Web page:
The second way regular tea export processes compromise the industry is by setting exorbitantly expensive and complicated export requirements that small family farmers often don’t have the resources to meet. Tea is a finished product when it is sold. Not unlike a cheesemaker who oversees their entire process, from raising the sheep to aging the cheese, family tea farms grow, pick, and finish the tea, guiding and tweaking the product from start to finish. But the expense and rigamarole of obtaining export licenses are often beyond the scope—in expense and time—of what family farmers can afford.
Verdant Tea champions small farmers’ practices by highlighting the producers alongside the teas. Their supplier base includes farmers David met during his research as well as referrals from those farmers. Verdant’s website, which drives the bulk of orders, organizes products by family and region, effectively positioning the farmer as the key difference between tea options. “How we differentiate ourselves is we go for 100-percent transparency,” David says. “No one should be in the business if they can’t tell you where the tea came from.”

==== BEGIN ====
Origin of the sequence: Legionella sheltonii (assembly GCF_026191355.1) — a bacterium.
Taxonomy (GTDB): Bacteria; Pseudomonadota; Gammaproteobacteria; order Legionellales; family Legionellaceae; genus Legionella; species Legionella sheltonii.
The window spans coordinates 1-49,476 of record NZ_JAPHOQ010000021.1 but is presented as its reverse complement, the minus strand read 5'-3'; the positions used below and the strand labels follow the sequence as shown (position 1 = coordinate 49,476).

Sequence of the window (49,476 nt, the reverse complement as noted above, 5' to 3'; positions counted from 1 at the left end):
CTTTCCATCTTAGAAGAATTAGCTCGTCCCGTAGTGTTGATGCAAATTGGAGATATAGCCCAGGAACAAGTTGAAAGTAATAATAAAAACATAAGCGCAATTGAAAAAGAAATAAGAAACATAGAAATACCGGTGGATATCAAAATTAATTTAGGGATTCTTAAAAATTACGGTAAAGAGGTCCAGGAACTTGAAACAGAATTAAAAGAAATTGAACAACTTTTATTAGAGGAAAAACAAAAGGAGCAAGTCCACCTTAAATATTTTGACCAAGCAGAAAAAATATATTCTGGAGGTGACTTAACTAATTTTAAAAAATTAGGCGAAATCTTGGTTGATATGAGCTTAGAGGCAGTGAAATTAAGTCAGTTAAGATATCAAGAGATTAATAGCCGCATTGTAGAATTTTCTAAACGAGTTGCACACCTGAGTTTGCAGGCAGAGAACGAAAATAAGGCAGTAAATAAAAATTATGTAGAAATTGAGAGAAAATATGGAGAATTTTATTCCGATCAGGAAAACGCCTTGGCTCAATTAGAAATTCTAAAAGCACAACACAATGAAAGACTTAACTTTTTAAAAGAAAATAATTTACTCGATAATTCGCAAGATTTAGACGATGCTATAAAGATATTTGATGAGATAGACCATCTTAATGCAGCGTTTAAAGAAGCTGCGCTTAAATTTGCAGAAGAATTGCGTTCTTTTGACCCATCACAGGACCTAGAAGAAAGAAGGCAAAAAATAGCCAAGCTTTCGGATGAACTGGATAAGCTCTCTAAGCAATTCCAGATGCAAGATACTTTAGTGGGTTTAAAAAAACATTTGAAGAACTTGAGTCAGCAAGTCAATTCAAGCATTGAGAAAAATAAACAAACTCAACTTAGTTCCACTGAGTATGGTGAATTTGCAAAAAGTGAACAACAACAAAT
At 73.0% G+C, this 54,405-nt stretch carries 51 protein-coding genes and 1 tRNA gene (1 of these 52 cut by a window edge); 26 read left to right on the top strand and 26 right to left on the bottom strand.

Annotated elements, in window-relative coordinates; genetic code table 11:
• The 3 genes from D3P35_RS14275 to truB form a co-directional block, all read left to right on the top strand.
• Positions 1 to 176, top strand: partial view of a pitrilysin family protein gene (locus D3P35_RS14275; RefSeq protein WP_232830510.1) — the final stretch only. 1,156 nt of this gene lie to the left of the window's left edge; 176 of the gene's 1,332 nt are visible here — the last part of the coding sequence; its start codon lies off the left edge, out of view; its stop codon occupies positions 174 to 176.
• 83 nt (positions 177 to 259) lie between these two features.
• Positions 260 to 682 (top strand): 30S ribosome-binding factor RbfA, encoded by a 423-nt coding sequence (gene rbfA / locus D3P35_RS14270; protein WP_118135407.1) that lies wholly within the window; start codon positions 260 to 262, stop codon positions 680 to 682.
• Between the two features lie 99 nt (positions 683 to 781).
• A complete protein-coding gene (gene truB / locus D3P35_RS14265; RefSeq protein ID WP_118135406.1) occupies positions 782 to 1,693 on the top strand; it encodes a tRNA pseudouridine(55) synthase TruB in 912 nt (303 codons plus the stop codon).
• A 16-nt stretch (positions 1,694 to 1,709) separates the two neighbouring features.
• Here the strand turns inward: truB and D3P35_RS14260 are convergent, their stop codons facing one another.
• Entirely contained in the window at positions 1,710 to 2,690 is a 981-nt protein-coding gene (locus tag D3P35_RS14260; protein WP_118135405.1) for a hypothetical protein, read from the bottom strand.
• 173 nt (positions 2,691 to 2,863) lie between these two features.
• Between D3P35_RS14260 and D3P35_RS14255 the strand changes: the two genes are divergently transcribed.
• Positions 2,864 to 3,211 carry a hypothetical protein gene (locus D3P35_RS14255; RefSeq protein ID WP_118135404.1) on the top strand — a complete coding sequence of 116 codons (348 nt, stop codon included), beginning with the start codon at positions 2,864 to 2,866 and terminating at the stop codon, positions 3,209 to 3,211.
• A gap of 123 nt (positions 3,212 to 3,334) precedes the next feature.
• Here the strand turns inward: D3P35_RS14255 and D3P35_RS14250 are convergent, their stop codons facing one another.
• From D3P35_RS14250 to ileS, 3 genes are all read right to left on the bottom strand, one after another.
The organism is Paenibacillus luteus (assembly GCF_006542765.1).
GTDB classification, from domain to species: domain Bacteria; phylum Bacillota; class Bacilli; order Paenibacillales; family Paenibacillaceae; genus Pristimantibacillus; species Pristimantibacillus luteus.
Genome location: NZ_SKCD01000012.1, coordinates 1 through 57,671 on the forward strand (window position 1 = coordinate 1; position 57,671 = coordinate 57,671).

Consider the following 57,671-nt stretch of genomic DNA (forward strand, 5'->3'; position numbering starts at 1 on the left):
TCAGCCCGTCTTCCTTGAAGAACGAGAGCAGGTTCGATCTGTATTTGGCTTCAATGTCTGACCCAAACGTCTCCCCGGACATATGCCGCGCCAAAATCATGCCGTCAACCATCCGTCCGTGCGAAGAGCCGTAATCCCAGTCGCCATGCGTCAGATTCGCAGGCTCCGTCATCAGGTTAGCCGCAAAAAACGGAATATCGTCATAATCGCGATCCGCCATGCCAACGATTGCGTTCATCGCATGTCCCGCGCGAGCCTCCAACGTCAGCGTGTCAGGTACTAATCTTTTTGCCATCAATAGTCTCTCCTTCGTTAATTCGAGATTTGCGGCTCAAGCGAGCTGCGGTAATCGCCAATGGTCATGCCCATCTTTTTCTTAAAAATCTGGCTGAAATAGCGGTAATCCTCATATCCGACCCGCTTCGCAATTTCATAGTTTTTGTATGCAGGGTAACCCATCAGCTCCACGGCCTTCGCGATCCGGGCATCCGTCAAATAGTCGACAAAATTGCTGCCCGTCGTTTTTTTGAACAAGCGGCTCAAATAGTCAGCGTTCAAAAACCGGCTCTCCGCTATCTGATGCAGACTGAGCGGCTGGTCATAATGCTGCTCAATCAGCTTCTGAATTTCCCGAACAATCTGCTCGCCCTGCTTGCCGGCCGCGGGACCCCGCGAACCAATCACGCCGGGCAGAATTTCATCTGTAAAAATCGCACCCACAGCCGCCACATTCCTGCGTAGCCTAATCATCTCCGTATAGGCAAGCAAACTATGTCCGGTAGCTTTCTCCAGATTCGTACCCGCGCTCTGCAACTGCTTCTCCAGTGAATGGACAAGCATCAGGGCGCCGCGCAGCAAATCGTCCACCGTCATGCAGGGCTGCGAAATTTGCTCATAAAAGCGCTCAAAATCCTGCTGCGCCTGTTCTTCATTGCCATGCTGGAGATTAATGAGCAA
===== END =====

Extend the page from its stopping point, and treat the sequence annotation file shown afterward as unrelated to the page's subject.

It took six years of navigating China’s regulatory system for the Ducklers to secure an export license—a process that, according to David, is too time-consuming for most small-farm owners to attempt. Verdant could still import teas without the license, using shipping companies and customs brokers, but at a cost that was typically three to four times more expensive than managing logistics directly. With the license, Verdant can operate more efficiently and let growers set their own prices.
“In general we’ll let someone know, this is selling really well, you could raise your prices a little bit,” David says. “We’re happy to represent whatever prices people count on for the year. And that’s been great for our partners. Once we work with someone, we want to work with them for life.”